- Headers - Search engines also read the content and pay attention to the header text you choose. Using keywords here will help convince the algorithm what the content is all about. You can use as many headers as you'd like, but we suggest only using what makes sense for your content, or else the algorithm may think you're trying to spam it. You don't want that.
- Bold Text - Bolding segments of text draws readers—and search engines—to important bits. We recommend bolding text that includes your main keywords, but again, not to go overboard. Keep in mind that people will be reading this content, so you want to keep it legible.
FYI: There's a tendency to overdo keyword optimization when doing SEO. It's pretty easy and feels right. But... Google is very good at separating overdone content from useful content. You don't want to be in the former category, believe me, so it's best to write content that provides value, is engaging, and also targets the right keywords.
In case you missed it: This guide is a great example of SEO. Our keyword list includes "App Store Optimization", "ASO", "SEO", and "Search Engine Optimization" (in a variety of combinations). The keywords are in the
<title> tag, in the main header (
<h1>) tag, sub headers (
<h2> tags), and in bolded text throughout the article. It wasn't written for SEO, but it's very useful in that way, too.
Neil Patel, one of the most popular voices in SEO, has a simple, step by step guide you may want to check out.
How to Optimize for the App Store & Google Play (ASO)
App Store Optimization focuses on using a limited number of keywords throughout the app's metadata in a very focused way.
ASO starts with identifying keywords that are relevant to your app and then working them into your app's metadata. For the App Store, that means working it into the app's name, subtitle, and keyword list. For Google Play, that means working it into the app's name and the short and long descriptions.
Let's take a closer look at each of these elements:
- Name - This is the most important element to optimize. Apple's algorithm uses keywords from the name as a strong hint for where to rank the app. The app's name is limited in number of characters, so make sure to use your most important keywords here, and not to waste any space with repetition. The algorithm ignores repeats.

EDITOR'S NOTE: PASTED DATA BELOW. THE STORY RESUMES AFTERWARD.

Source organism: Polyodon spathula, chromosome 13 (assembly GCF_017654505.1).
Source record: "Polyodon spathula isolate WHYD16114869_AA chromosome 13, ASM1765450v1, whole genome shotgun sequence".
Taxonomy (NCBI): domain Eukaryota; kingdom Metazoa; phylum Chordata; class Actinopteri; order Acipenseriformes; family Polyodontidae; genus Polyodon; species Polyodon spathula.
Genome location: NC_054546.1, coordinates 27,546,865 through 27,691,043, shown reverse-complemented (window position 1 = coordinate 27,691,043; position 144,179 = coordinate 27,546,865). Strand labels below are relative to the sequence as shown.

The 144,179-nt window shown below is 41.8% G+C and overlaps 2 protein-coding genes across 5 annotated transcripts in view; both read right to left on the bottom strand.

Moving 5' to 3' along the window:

- Subtitle - The subtitle is the second most important element to optimize. Its weight is a bit lower than the app's name, but the algorithm combines the two, so one should extend the other. No repeats here. The algorithm ignores them.
- Keyword List - The keyword list is less important than the name and subtitle, but still has a lot of influence. It's limited in characters but combines with the name and subtitle, so you should include keywords that work well together. In addition, there are a few other optimizations you should apply to the keyword list, which you can find in this guide.
- Name - This is the most important element to optimize. Google's algorithm uses keywords from the name as a strong hint for where to rank the app. The app's name is limited in number of characters, so make sure to use your most important keywords here, and not to waste any space with repetition. The algorithm ignores repeats.
- Short Description - Similar to the name, this is the second most important element to optimize, and because it's limited in characters, make sure to use the most important keywords here as well. Repetition doesn't count here either.
Long Description - This element has the least weight but happens to be very flexible. Unlike the name and short description, you should repeat your keywords multiple times in the long description. That doesn't mean stuffing it with keywords, but instead building sentences that utilize those keywords in a readable way.
Google's algorithm looks at both frequency (the number of times a keyword appears in the text) and the density (the number of times the keyword appears in the text divided by the total number of keywords). Too much repetition can hurt you, so we recommend keeping keyword density to around 2% overall.
Should You Focus on ASO or SEO?
Yes. You should focus on both.
App Store Optimization and Search Engine Optimization are great tools to grow your downloads without having to spend money on paid ads. And when done right, both drive people who are looking for what your app has to offer right to it, which means it's not just traffic, but relevant traffic.
Instead of asking which to focus on, you should really be asking how much time you have to spend on both. And instead of asking, you should take that time to optimize both your app's presence on the App Store and Google Play, as well as your app's website in search engines (aka. Google).
Don't forget, monitoring changes is as important as making those changes!
Appfigures offers ASO tools that monitor where your apps (and your competitors) ranked in search results on the App Store and Google Play, give you a universal dashboard to track downloads and revenue, offer insight into your competitors' downloads and much more. Get started →